Reliable Cloud host ?

William Herrin bill at
Tue Feb 28 18:22:14 UTC 2012

On Tue, Feb 28, 2012 at 9:02 AM, Jared Mauch <jared at> wrote:
> On Feb 27, 2012, at 2:53 PM, Valdis.Kletnieks at wrote:
>> On Mon, 27 Feb 2012 14:02:04 EST, William Herrin said:
>>> The net result is that when you switch the IP address of your server,
>>> a percentage of your users (declining over time) will be unable to
>>> access it for hours, days, weeks or even years regardless of the DNS
>>> TTL setting.
>> Amen brother.
>> So just for grins, after seeing William's I set up a listener on an address
>> that had an NTP server on it many moons ago. As in the machine was shut down
>> around 2002/06/30 22:49 and we didn't re-assign the IP address ever since
>> *because* it kept getting hit with NTP packets..  Yes, a decade ago.
>> In the first 15 minutes, 234 different IP's have tried to NTP to that address.
> I hereby reject the principle that one can not renumber a
> host/name and move it.
> I reject the idea that you can't move a service, or have one
> MX, DNS, etc.. host be down and have it be fatal without
> something else being SERIOUSLY broken.  If you are right,
> nobody could ever renumber anything ever, nor take a
> service down ever in the most absolute terms.

Something else IS seriously broken. Several something elses actually:

1. DNS TTL at the application boundary, due in part to...

2. Pushing the name to layer 3 address mapping process up from layer 4
to layer 7 where each application has to (incorrectly) reinvent the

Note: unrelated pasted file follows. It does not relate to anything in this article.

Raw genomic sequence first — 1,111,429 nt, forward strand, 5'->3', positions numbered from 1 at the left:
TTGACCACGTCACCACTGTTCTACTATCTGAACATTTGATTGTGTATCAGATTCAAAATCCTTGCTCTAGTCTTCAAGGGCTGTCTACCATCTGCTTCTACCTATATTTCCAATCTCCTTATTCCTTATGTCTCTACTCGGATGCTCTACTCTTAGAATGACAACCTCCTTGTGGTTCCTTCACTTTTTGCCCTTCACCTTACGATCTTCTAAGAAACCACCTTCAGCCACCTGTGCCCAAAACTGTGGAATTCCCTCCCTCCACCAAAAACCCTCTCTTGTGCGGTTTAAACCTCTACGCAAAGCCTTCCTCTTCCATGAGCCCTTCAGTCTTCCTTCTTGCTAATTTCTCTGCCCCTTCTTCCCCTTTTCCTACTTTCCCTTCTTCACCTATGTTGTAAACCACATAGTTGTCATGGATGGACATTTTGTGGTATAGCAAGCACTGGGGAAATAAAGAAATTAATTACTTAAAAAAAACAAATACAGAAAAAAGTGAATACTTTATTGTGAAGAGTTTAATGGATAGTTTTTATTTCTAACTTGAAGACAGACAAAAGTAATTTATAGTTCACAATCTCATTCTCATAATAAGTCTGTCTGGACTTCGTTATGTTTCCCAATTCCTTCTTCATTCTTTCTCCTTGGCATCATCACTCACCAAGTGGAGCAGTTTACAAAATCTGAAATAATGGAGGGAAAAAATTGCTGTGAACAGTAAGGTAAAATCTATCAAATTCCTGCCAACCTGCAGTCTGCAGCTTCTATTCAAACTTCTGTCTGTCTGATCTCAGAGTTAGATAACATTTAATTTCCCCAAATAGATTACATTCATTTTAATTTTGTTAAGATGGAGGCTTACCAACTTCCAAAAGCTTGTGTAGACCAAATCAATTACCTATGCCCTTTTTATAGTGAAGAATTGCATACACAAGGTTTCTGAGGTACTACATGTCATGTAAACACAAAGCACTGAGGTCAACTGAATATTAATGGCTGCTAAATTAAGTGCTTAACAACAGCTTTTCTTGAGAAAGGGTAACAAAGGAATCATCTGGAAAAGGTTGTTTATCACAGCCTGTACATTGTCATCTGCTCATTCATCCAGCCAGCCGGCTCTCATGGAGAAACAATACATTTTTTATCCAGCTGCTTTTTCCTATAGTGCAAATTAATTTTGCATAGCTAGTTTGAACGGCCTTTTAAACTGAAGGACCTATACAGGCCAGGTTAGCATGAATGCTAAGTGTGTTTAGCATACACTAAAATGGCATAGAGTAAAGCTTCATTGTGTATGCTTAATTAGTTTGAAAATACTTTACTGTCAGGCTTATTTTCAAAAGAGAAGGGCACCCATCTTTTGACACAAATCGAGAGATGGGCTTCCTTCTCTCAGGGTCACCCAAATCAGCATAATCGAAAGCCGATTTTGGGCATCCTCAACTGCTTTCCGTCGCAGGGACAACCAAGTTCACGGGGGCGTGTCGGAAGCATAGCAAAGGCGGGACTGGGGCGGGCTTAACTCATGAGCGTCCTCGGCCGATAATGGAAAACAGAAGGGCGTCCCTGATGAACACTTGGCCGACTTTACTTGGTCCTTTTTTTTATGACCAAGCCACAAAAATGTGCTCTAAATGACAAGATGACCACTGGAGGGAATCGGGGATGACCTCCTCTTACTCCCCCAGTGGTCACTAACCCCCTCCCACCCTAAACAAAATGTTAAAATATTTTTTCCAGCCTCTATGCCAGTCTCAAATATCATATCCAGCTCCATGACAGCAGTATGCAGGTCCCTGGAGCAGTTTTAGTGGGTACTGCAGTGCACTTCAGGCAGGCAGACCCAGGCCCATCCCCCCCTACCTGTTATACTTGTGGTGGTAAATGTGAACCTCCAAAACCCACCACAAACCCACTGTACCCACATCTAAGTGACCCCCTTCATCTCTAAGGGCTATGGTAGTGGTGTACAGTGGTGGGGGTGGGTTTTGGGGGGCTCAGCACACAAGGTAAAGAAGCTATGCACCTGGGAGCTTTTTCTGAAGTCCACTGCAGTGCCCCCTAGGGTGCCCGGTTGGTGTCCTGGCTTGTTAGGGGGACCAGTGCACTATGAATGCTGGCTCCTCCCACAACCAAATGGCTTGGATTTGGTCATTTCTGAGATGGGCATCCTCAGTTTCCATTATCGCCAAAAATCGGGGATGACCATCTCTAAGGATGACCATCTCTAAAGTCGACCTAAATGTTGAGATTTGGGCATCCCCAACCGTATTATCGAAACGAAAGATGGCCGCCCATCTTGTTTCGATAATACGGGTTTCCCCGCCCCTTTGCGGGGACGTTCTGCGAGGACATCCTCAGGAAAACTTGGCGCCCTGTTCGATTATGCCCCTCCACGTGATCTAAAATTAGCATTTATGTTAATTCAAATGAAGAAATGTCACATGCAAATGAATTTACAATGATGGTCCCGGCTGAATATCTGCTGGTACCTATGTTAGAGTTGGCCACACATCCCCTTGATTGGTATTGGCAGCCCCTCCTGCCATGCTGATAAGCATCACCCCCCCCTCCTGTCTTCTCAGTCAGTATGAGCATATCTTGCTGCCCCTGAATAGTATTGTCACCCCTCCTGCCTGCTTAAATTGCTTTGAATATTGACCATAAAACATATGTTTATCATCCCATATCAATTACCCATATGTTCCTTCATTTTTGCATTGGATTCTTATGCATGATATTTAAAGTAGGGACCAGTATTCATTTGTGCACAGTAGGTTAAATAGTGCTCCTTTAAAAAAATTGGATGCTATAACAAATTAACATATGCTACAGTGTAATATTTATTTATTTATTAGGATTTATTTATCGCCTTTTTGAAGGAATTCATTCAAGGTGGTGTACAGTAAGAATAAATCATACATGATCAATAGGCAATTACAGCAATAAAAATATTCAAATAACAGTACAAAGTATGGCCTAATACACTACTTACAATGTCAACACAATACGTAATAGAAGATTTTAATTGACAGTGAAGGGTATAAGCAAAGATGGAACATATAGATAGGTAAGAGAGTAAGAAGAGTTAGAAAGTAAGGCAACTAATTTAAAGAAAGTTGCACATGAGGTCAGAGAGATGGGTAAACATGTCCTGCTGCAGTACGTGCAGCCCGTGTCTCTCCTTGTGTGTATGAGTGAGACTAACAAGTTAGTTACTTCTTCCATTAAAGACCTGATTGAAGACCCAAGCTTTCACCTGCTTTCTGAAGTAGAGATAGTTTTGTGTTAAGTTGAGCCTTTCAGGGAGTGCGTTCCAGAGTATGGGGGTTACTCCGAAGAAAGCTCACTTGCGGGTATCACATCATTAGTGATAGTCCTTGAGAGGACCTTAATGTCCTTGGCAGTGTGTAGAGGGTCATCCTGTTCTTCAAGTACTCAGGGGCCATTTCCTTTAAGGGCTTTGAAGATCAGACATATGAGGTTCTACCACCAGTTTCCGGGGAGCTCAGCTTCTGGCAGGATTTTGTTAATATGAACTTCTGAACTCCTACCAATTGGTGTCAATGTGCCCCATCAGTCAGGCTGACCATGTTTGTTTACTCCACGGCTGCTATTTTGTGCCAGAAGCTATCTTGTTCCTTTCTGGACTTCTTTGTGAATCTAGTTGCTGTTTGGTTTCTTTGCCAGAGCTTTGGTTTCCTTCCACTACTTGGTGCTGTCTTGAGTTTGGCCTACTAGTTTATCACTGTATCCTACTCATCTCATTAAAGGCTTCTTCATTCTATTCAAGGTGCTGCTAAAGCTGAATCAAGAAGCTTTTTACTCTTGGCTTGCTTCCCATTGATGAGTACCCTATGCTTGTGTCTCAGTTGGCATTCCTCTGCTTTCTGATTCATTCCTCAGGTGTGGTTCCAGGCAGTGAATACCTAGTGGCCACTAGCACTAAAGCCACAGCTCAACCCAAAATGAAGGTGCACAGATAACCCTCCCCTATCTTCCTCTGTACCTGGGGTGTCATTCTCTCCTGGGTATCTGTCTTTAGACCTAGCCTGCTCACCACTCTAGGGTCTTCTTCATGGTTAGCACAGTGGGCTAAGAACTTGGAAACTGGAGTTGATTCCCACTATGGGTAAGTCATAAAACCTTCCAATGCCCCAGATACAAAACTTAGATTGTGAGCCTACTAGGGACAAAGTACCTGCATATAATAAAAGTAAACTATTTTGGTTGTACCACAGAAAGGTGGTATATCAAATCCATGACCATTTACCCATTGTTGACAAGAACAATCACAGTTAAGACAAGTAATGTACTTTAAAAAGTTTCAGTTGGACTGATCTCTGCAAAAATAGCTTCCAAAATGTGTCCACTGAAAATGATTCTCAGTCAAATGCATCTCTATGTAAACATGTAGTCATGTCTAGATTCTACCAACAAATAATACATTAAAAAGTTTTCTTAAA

process, and...

3. A layer 4 protocol which overloads the layer 3 address as an
inseverable component of its transport identifier.

Even stuff like SMTP which took care to respect the DNS TTL in its own
standards gets busted at the back end: too many antispam process
components rely on the source IP address, crushing large scale servers
that suddenly appear, transmitting large amounts of email from a fresh
IP address.

Shockingly enough we have a strongly functional network despite this
brokenness. But, it's broken all the same and renumbering is majorly
impaired as a consequence.

Renumbering in light of these issues isn't impossible. An overlap
period is required in which both old and new addresses are operable.
The duration of that overlap period is not defined by the the protocol
itself. Rather, it varies with the tolerable level or residual
brokenness, literally how many nines of users should be operating on
the new address before the old address can go away.

Bill Herrin

William D. Herrin ................ herrin at  bill at
3005 Crane Dr. ...................... Web: <>
Falls Church, VA 22042-3004

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